Today was a beautiful day to be on the ocean. Apart from the squally patches (of which there were several) it was a day of waves and whitecaps and sunshine.
I saw a school of flying fish for the first time since I set out on the Indian Ocean. First I noticed a storm petrel flapping its wings – an unusual sight, as they prefer to glide effortlessly, or to skim low over the waves, riding the cushion of air in front of a swell. Then I noticed a second petrel, and they were both flapping, and diving at the water. Suddenly about twenty flying fish took flight, their silver bodies gleaming. Three or four times they broke from the waves, covering twenty or thirty feet at a leap. Against the deep blue of the water they looked especially gorgeous.
Then they disappeared from sight, and the petrels were left to wheel around, which they did spectacularly, like two test pilots daring each other to ever greater feats of aerobatics. And I felt genuinely lucky to be here to witness their show.
My enjoyment of the day was enhanced by the book I finished and the book I started, which by accident rather than design complemented each other well. The book I finished was The Call of the Weird: Encounters with Survivalists, Porn Stars, Alien Killers, and Ike Turner by Louis Theroux, a British writer and documentary film maker. In it he revisits various American characters that had been the subjects of some documentaries about ten years previously – pimps, prostitutes, gangsta rappers, white supremacists, dodgy self help gurus and cultists. The second book was a novel by Jodi Picoult, called Change of Heart, about a convicted murderer on death row who appears to be the source of a number of miracles. The common thread between the two books? Beliefs, and why we choose the beliefs that we do. According to Theroux, humans are not so much interested in truth, as in choosing beliefs that make us feel good about ourselves. Very interesting….
I had another odd dream last night. I often have a dream in which I am about to take some important exams, and I am completely unprepared. This probably originates from a not dissimilar experience I had in real life as I was coming up to my law finals at Oxford, having spent far too much time on the river and in the beer cellar, and nowhere near enough in the law library (especially if we exclude the time spent falling asleep over case studies). But in last night’s variation, when I went panic-stricken to look for my files of notes to do some last-minute swotting, the files had “350” written on the front. Meaning? Is my subconscious panicking over climate change and 350ppm? (350.org) Am I feeling guilty that I haven’t done enough and now it is too late? Luckily it was followed up with a happier dream about chocolate cake.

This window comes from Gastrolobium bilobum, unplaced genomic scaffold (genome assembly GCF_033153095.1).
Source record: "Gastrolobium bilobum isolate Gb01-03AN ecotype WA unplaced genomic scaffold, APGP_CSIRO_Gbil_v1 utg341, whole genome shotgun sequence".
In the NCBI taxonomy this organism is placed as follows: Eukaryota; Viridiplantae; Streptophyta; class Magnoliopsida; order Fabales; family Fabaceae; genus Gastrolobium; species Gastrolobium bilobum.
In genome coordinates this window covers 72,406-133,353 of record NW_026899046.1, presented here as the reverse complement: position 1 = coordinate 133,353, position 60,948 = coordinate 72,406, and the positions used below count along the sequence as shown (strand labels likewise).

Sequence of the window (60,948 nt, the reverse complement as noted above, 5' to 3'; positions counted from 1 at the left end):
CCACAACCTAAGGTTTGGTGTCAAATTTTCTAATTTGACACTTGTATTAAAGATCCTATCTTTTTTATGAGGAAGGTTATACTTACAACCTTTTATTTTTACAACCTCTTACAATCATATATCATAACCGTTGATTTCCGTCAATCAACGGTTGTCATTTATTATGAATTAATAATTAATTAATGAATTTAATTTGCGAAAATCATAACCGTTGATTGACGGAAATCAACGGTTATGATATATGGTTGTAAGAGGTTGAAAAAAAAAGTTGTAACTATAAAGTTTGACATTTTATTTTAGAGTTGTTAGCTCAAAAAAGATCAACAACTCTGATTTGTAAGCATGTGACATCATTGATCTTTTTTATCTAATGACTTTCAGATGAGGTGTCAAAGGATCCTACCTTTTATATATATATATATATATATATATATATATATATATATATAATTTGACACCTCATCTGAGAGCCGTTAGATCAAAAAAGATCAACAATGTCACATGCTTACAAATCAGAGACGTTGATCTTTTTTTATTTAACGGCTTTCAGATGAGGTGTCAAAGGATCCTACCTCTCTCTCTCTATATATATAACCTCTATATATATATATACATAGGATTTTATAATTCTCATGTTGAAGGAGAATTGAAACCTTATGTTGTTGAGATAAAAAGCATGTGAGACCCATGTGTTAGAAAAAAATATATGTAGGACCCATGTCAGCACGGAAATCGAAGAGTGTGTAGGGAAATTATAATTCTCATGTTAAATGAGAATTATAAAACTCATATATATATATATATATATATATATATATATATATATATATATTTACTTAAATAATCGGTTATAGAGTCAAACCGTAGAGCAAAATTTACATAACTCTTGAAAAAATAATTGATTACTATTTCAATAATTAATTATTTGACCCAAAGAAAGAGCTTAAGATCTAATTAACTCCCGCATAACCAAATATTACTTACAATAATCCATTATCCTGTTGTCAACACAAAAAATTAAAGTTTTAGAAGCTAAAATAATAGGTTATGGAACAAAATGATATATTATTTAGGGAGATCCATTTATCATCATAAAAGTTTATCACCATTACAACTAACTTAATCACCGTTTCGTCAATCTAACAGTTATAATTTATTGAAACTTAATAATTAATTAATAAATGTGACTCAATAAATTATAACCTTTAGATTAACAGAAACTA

Angela Hey – I liked your husband’s advice: Don’t borrow worry from the future. My Auntie Mary used to have a little cream jug that had a similar motto on it: Never cloud today’s blue skies with tomorrow’s worries. Wise words indeed!
Claire in LA – we used “The Majestic Plastic Bag” video as part of our campaign for a plastic bag free Olympics. I thought it was tremendously well done – and would be even funnier if it wasn’t so heartbreakingly true.
John Kay – thank you for the classic hints for boat maintenance – very funny! Must have taken you ages to perfect it. Well worth the effort – a good laugh in the Purple Palace!
Cynthia – I’ve made a note to read What We Leave Behind – I haven’t read it, and it sounds very worthwhile. It is very true that in the natural world nothing really goes “to waste” – it all gets used up somehow – while landfill is just going to sit there for centuries to come. At best it will do nothing, and at worst it will contaminate land and water while belching methane into the air. Woody Allen said, ” I don’t want to achieve immortality through my work. I want to achieve immortality by not dying.” Unfortunately, plastic may succeed where Woody probably won’t.
Speaking of which… apologies to Terry Pratchett for implying that he had already shuffled off this mortal coil. I am pleased to hear that rumours of his death were much exaggerated – and interested to hear that just last week a documentary aired in which he considered just how he may choose to shuffle off this mortal coil. In the UK it is still illegal for a doctor (or anybody else) to assist someone who wants the freedom to choose the time and place of their own passing, so Terry P went to Europe to investigate the options. UncaDoug, I’d be interested in your views on this.
A quote on the subject of troubles, from the inimitable Dr Seuss:
I have heard there are troubles of more than one kind.
Some come from ahead and some come from behind.
But I’ve bought a big bat. I’m all ready you see.
Now my troubles are going to have troubles with me!
But, although amusing, I don’t think that one is especially helpful, big bats being of dubious legality in addressing problems of most types. So I will also provide an alternative bit of advice, sent to me by Roger Finch.
Life isn’t about waiting for the storm to pass.
It’s about learning to dance in the rain.
Thank you, Roger.
Sponsored Miles: Diane Freeman, Chris Lynch, Jeremy Stuart, Susie Slanina – thank you for sponsoring a number of miles.